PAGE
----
Future innovations

Diary - Speaking at Nijmegen 5

Synopsis of my presentation at the European CycleLogistics Conference in Nijmegen on 12.04.14.

The growth of Cargobike City Logistics is supported by three drivers:

  1. Legal and moral imperatives on municipalities to improve air quality -> Soon only Zero Emission Vehicles will be allowed to operate in city centres
  2. Liveability – Political acceptance that streets are places for people first -> Delivery vehicles become guests and they better behave as such
  3. Smart cities -> massive improvements in the efficiency of distribution through intelligent use of operators and users data, to overcome present fragmentation of process. Last mile best served by monopolistic operator?

Here are four themes of future trends:

  1. Cargobox size

    Cycles Maximus Cargo Trikes 140410 4

    Several manufacturers are introducing cargobikes with boxes with capacity between one and two cubic metres. At the Festival, we have seen models from

    I have commented before about cumbersome designs by US courier companies. In the UK, GNewT is also developing their own vehicle.

    K4RGO - ICF Presentation, GNewt concept

    Most Last-mile operators will have fleets of diverse vehicles, from electric vans to large cargobikes, to swift two-wheelers.
    As operator of London’s first and largest cargobike courier for many years, my experience advises people not to forget the front loading tricycles, such as the Christiania (disclaimer): they cover a sweet spot: extreme manoeuvrability, good speed and at 0.4 metric cubes, sufficient cargo capacity; in other words the increase in empty time is often more than compensated by their speed.

  2. Containerization
    The main efficiency challenge for consolidation centres is the trans-modal transfer, which can be time-consuming and can damage goods. My recommendation to the industry is to adopt international standards for small containers that can fit on cargobikes. Just as international shipping was transformed by big metal boxes, urban logistics can take a big leap forward by the use of standard containers that can easily be transferred from lorries to cargobikes.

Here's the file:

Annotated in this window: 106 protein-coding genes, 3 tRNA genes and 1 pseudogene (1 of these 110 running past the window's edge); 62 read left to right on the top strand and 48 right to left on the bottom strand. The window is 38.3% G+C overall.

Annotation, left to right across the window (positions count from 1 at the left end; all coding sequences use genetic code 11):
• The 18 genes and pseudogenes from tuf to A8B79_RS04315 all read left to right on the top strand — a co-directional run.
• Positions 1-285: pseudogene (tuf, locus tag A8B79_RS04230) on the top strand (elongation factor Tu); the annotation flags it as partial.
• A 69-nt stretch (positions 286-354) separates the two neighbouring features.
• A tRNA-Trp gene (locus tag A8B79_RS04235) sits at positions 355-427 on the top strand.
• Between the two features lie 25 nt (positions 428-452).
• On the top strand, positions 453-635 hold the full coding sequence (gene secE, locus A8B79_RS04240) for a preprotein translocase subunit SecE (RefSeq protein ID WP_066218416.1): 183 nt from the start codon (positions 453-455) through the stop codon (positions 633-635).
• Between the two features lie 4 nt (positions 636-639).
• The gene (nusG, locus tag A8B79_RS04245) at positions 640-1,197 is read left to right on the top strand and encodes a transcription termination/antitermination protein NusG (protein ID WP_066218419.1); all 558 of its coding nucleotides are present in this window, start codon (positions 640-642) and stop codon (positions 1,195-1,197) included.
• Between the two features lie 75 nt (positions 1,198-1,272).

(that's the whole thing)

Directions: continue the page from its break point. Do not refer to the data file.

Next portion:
Some current examples:

    • The Danish Mail uses one thousand Nihola tricycles, which allow modular loading.

      K4RGO - ICF Presentation, Nihola Danske Post

    • TNT has experimented with loading whole cargobikes on their lorries, with mixed results. It would make much more sense to load just the cargo-boxes. Cycles Maximus new chassis has a simple three point locking mechanism to secure the box on to the frame.
    • Bento-Box is a smart delivery system, again using standard size containers

    • .

    Containers can be transported to the consolidation centres by road, rail or, in large metropolis, on conveyor belts above railways, as envisaged in the SkyCycle;


  3. Software
    My recommendation is for the European Union, through the LaMiLo initiative, to develop and offer an Open Source Tracking and Proof of Delivery platform which the international carriers can integrate their proprietary software with. This way, whenever a city decides to award a Last Mile contract to an operator, the latter does not have to reinvent the wheel; they just use the industry standard platform and can start receiving packages from all international carriers.
  4. Electrical Assist
    • European regulations that limit the power of motors to 250W need to be amended for cargobikes. 250W makes perfect sense for a standard bike, but safety is not compromised by allowing more powerful motors on cargobikes.
    • Expect improvements in the charging time of batteries
    • The dramatic fall in prices of solar panels, and new flexible units can be exploited by cargobike companies operating in suitable areas. Here is an example: the NTS.

4 thoughts on “Future innovations

    • The danger from a more powerful motor arise from higher speed not from faster acceleration. With cargobikes, higher speed should not be an issue and in any case it can be limited. However, better acceleration will improve the appeal of cargobikes without compromising the safety of rider or other road users.

  1. Pingback: DHL experiments with Containerization | K4RGO

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